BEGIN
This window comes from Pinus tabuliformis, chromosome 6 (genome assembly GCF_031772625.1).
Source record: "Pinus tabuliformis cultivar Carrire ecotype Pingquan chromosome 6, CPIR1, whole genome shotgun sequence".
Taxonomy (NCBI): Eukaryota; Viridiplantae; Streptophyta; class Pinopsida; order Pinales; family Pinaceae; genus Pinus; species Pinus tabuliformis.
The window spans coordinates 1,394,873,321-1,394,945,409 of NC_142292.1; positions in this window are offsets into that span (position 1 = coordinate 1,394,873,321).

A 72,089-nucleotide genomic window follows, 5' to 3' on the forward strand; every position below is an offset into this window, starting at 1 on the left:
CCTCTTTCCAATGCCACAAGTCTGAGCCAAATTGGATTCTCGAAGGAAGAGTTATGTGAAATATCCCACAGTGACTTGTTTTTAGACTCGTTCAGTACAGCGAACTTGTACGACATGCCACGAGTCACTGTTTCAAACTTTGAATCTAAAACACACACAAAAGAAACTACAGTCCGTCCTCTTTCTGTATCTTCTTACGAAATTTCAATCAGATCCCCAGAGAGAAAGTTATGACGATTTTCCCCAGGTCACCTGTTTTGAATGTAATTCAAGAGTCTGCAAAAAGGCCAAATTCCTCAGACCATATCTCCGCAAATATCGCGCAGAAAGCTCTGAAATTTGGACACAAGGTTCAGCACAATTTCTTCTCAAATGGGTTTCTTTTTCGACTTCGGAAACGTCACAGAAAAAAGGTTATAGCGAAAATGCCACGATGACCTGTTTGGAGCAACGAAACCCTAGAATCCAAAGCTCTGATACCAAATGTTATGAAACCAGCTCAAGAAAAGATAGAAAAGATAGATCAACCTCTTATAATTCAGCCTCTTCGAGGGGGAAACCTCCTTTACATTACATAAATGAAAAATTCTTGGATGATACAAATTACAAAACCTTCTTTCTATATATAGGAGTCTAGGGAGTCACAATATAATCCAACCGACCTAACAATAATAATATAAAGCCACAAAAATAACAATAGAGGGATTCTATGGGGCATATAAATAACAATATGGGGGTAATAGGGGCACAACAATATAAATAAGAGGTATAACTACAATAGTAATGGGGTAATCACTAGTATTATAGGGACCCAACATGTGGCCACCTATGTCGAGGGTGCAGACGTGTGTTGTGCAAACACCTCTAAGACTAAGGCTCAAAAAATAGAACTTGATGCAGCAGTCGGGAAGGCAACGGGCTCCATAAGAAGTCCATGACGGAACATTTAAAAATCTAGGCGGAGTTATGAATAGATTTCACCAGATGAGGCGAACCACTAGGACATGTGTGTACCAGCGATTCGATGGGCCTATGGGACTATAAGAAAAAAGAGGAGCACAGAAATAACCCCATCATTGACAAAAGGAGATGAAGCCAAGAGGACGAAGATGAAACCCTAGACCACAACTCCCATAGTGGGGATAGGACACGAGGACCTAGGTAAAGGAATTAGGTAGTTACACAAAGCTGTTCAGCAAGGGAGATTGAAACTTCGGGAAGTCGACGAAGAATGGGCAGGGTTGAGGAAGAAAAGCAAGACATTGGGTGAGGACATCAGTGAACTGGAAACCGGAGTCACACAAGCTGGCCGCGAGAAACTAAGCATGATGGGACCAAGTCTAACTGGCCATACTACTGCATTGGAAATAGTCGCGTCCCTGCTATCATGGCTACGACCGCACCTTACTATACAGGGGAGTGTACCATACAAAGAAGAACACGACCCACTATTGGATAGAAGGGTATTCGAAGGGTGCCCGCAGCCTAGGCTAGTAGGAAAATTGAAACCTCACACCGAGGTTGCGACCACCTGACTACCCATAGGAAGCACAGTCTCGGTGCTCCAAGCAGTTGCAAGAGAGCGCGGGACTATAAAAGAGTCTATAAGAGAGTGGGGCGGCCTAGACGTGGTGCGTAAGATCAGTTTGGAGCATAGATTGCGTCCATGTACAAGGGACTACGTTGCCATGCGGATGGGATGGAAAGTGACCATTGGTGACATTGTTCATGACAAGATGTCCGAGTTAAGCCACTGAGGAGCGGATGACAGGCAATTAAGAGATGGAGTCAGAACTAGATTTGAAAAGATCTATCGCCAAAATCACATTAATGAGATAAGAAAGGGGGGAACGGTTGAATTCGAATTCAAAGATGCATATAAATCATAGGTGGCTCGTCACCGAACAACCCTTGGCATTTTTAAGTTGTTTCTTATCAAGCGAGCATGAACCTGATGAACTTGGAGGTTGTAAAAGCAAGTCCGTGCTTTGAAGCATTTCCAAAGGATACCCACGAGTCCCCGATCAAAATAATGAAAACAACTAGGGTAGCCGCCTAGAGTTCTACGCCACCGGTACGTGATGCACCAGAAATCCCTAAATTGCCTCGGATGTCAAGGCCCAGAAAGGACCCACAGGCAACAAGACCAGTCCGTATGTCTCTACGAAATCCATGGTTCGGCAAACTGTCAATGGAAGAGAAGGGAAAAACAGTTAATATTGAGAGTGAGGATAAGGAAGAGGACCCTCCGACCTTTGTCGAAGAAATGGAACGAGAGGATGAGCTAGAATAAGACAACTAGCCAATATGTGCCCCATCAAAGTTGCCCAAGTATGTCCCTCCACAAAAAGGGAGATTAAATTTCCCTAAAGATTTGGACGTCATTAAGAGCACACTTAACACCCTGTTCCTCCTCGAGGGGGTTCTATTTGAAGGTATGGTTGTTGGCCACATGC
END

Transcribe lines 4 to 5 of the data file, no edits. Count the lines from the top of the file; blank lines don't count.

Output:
The window spans coordinates 1,394,873,321-1,394,945,409 of NC_142292.1; positions in this window are offsets into that span (position 1 = coordinate 1,394,873,321).

A 72,089-nucleotide genomic window follows, 5' to 3' on the forward strand; every position below is an offset into this window, starting at 1 on the left: